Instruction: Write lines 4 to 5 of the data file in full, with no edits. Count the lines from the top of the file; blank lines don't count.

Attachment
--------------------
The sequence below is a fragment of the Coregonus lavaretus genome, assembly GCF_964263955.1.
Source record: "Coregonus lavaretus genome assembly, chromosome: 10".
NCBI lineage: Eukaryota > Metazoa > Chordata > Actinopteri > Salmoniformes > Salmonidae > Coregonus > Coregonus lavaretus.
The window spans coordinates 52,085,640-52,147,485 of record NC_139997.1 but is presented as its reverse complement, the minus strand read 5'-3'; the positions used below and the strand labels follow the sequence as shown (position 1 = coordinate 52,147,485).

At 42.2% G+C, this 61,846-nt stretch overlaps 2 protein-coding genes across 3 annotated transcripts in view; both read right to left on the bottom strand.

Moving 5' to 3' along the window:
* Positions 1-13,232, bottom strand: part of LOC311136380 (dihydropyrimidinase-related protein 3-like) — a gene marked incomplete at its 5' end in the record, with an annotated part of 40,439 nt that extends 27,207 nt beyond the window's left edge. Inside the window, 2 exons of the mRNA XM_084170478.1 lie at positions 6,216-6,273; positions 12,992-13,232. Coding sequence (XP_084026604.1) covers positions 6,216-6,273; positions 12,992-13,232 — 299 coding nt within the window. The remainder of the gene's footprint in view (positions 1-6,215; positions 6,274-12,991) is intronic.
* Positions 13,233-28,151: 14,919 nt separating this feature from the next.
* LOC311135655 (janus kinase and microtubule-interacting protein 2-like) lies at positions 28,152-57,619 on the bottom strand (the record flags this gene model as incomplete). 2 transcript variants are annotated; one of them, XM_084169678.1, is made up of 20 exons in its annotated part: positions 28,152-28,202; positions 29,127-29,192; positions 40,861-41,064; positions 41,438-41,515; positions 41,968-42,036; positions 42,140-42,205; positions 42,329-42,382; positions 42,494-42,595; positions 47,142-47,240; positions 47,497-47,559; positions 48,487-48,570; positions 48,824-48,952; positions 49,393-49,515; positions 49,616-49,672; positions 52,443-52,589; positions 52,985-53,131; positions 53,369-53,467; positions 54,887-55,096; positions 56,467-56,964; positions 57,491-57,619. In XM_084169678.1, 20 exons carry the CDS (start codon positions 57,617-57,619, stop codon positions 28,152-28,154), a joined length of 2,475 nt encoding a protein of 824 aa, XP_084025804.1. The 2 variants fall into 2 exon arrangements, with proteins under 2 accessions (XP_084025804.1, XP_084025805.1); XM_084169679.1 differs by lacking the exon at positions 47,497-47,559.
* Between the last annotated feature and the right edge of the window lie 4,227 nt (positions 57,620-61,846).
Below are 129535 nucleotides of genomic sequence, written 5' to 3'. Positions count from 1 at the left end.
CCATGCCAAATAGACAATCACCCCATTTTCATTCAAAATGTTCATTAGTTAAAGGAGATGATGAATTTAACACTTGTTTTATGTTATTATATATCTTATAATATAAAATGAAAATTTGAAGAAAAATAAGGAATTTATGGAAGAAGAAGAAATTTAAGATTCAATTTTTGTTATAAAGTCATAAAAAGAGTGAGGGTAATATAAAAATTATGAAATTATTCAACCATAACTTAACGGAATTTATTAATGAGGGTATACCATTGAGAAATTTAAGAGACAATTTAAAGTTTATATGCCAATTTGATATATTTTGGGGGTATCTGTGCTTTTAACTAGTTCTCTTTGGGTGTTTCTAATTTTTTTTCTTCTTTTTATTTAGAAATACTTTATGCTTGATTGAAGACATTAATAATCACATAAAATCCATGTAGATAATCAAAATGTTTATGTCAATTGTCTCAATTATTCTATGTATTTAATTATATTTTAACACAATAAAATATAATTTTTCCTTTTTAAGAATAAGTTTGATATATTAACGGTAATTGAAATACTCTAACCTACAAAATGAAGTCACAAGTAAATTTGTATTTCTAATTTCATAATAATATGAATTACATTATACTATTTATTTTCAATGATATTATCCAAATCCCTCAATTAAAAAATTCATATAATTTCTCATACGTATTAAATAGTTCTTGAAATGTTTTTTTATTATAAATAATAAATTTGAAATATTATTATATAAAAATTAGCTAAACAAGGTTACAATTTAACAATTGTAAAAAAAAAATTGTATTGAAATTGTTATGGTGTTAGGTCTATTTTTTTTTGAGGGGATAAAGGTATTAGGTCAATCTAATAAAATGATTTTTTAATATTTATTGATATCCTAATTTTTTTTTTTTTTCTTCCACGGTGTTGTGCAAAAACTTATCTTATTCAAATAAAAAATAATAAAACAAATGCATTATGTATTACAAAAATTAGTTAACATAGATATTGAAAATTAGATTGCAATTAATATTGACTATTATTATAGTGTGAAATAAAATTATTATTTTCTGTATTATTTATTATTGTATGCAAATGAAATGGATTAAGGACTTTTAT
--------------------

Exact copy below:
The window spans coordinates 52,085,640-52,147,485 of record NC_139997.1 but is presented as its reverse complement, the minus strand read 5'-3'; the positions used below and the strand labels follow the sequence as shown (position 1 = coordinate 52,147,485).

At 42.2% G+C, this 61,846-nt stretch overlaps 2 protein-coding genes across 3 annotated transcripts in view; both read right to left on the bottom strand.